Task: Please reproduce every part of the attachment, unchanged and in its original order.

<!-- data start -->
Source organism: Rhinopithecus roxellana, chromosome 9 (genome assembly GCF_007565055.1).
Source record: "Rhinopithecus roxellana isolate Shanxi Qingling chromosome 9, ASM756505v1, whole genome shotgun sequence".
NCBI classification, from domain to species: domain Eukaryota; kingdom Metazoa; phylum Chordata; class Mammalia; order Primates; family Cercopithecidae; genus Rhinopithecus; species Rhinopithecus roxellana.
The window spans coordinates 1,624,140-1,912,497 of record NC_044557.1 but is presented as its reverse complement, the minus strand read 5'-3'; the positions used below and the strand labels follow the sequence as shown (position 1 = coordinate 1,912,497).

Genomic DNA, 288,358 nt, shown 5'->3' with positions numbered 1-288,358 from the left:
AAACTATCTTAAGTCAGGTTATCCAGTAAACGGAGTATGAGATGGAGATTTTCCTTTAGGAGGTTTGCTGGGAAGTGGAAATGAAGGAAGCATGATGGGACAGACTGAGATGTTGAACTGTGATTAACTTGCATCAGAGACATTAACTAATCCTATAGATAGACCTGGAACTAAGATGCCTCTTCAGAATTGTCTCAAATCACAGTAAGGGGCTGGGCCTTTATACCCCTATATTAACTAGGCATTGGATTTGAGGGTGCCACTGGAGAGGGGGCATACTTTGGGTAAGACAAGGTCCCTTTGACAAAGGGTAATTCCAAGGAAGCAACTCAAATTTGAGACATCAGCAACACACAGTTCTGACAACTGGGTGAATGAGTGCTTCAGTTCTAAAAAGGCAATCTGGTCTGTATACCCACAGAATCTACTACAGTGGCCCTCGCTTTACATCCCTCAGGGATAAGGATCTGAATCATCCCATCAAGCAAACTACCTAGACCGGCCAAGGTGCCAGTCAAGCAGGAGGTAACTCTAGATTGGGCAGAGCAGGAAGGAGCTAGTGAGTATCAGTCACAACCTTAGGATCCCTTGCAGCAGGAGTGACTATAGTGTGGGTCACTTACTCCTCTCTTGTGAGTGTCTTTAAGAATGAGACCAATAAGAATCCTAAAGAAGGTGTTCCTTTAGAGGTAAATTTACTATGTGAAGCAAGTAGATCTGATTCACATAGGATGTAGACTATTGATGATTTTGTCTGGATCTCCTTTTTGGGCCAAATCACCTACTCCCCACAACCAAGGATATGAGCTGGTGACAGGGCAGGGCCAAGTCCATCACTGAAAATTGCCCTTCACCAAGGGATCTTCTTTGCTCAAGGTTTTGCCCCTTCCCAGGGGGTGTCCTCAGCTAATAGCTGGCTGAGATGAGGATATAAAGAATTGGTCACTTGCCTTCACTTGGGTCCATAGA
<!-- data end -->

Source organism: Rhinopithecus roxellana, chromosome 9 (genome assembly GCF_007565055.1).
Source record: "Rhinopithecus roxellana isolate Shanxi Qingling chromosome 9, ASM756505v1, whole genome shotgun sequence".
NCBI classification, from domain to species: domain Eukaryota; kingdom Metazoa; phylum Chordata; class Mammalia; order Primates; family Cercopithecidae; genus Rhinopithecus; species Rhinopithecus roxellana.
The window spans coordinates 1,624,140-1,912,497 of record NC_044557.1 but is presented as its reverse complement, the minus strand read 5'-3'; the positions used below and the strand labels follow the sequence as shown (position 1 = coordinate 1,912,497).

Genomic DNA, 288,358 nt, shown 5'->3' with positions numbered 1-288,358 from the left:
AAACTATCTTAAGTCAGGTTATCCAGTAAACGGAGTATGAGATGGAGATTTTCCTTTAGGAGGTTTGCTGGGAAGTGGAAATGAAGGAAGCATGATGGGACAGACTGAGATGTTGAACTGTGATTAACTTGCATCAGAGACATTAACTAATCCTATAGATAGACCTGGAACTAAGATGCCTCTTCAGAATTGTCTCAAATCACAGTAAGGGGCTGGGCCTTTATACCCCTATATTAACTAGGCATTGGATTTGAGGGTGCCACTGGAGAGGGGGCATACTTTGGGTAAGACAAGGTCCCTTTGACAAAGGGTAATTCCAAGGAAGCAACTCAAATTTGAGACATCAGCAACACACAGTTCTGACAACTGGGTGAATGAGTGCTTCAGTTCTAAAAAGGCAATCTGGTCTGTATACCCACAGAATCTACTACAGTGGCCCTCGCTTTACATCCCTCAGGGATAAGGATCTGAATCATCCCATCAAGCAAACTACCTAGACCGGCCAAGGTGCCAGTCAAGCAGGAGGTAACTCTAGATTGGGCAGAGCAGGAAGGAGCTAGTGAGTATCAGTCACAACCTTAGGATCCCTTGCAGCAGGAGTGACTATAGTGTGGGTCACTTACTCCTCTCTTGTGAGTGTCTTTAAGAATGAGACCAATAAGAATCCTAAAGAAGGTGTTCCTTTAGAGGTAAATTTACTATGTGAAGCAAGTAGATCTGATTCACATAGGATGTAGACTATTGATGATTTTGTCTGGATCTCCTTTTTGGGCCAAATCACCTACTCCCCACAACCAAGGATATGAGCTGGTGACAGGGCAGGGCCAAGTCCATCACTGAAAATTGCCCTTCACCAAGGGATCTTCTTTGCTCAAGGTTTTGCCCCTTCCCAGGGGGTGTCCTCAGCTAATAGCTGGCTGAGATGAGGATATAAAGAATTGGTCACTTGCCTTCACTTGGGTCCATAGA